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May 1992

Equestrian Injuries in Children and Young Adults

Author Affiliations

From the Division of Injury Control, National Center for Environmental Health and Injury Control, Centers for Disease Control, Atlanta, Ga (Dr Nelson), and the American Medical Equestrian Association, Waynesville, NC (Dr Bixby-Hammett).

Am J Dis Child. 1992;146(5):611-614. doi:10.1001/archpedi.1992.02160170091022

• We reviewed the English language scientific literature about equestrian injuries among children and young adults. All studies showed that more females than males were injured, with falls from horses being the most common cause of injury. Fractures were common, and head injuries were associated with the vast majority of deaths (72% to 78%) and hospitalizations (55% to 100%). Although the overall injury rate was low, equestrian athletes are at risk for serious injuries. Pediatricians should know the medical contraindications for participation in equestrian sports and encourage riders to obtain horse safety training and use protective headgear (helmets) approved by the American Society for Testing Materials when riding or working around horses. Pediatricians can play an active role in increasing public awareness of equestrian injuries and in reducing risk of injury.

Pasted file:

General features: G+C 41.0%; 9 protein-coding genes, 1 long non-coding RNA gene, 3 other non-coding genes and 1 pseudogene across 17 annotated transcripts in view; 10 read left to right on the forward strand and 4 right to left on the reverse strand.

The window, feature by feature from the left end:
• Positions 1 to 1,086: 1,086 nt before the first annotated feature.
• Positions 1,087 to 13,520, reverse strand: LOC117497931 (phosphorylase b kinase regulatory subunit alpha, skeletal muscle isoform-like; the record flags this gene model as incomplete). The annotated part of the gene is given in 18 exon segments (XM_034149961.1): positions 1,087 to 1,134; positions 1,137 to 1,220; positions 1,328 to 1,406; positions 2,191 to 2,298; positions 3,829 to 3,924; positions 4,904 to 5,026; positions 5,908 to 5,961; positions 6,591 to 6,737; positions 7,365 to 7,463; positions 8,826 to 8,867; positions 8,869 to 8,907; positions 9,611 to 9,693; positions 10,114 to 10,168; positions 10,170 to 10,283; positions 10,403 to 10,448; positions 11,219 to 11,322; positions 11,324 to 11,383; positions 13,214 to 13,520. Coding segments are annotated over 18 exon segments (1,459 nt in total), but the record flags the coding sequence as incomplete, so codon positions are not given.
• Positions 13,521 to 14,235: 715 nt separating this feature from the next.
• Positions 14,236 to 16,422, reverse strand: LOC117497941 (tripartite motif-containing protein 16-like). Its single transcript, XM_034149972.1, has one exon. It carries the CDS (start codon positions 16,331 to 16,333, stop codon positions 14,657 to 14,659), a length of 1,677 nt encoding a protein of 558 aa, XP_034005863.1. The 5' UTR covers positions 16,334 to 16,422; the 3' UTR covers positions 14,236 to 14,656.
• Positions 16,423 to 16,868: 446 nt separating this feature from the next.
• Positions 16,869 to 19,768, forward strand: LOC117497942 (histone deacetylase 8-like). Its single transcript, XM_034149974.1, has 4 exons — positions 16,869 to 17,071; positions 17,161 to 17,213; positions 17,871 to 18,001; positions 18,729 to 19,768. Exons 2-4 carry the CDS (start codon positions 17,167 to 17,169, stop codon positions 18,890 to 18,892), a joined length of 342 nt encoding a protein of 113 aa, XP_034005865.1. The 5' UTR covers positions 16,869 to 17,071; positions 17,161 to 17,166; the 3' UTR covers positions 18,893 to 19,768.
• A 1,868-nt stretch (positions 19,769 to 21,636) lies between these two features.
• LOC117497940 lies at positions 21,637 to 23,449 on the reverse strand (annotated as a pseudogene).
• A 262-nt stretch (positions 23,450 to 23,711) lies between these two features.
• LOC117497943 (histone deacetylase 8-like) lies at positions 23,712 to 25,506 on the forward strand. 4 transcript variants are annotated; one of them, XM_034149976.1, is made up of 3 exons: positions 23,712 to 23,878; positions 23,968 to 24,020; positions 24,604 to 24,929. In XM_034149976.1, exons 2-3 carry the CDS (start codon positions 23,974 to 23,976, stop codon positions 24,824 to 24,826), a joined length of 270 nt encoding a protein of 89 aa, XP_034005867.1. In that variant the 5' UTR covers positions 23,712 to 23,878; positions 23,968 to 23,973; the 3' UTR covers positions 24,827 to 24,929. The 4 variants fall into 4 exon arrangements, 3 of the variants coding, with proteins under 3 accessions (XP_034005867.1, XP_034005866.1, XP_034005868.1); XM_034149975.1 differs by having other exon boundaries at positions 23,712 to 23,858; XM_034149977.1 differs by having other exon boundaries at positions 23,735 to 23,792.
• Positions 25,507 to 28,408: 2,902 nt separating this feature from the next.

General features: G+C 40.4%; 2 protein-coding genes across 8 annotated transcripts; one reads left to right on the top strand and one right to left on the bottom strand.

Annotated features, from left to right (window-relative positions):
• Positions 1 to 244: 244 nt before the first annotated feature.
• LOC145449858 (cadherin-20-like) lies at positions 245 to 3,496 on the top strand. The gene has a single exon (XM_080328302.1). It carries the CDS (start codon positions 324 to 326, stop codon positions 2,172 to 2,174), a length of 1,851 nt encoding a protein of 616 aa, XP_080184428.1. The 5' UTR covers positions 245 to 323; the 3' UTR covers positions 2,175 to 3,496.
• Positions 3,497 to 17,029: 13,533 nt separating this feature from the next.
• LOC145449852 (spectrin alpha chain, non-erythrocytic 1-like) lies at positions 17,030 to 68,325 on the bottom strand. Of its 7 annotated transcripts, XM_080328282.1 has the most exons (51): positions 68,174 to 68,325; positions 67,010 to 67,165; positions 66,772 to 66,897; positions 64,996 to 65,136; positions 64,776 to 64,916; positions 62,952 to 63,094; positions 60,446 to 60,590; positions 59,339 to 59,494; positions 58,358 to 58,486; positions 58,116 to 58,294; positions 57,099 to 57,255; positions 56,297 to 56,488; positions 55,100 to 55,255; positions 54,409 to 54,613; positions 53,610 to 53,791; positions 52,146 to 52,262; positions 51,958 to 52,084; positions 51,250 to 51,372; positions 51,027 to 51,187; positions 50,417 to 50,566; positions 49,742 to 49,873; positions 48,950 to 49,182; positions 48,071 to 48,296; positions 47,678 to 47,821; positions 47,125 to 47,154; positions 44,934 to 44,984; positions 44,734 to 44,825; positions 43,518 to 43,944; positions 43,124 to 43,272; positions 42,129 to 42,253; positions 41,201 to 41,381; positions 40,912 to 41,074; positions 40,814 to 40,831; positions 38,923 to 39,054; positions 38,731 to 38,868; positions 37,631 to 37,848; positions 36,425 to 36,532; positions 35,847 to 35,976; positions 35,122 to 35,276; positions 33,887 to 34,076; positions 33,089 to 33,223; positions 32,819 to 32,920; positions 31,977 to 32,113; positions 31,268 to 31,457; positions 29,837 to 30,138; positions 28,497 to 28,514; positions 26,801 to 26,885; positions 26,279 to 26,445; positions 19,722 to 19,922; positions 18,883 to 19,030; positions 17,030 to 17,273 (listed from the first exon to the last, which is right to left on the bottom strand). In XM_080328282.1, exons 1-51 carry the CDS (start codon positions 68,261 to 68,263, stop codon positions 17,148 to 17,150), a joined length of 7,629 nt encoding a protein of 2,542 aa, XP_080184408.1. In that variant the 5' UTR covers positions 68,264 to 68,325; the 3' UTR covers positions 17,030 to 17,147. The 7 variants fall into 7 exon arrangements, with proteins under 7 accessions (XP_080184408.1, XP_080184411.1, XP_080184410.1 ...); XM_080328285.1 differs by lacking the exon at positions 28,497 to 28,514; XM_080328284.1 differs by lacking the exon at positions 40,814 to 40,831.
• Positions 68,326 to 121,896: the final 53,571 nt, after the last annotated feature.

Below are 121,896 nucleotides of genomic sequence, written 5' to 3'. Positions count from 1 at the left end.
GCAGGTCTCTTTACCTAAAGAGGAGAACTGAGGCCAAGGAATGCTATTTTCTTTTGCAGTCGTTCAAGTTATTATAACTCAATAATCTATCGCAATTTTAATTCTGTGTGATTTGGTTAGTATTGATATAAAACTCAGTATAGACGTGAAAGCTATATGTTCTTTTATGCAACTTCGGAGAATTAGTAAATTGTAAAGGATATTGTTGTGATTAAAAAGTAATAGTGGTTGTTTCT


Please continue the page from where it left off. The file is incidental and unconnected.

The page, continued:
(AJDC. 1992;146:611-614)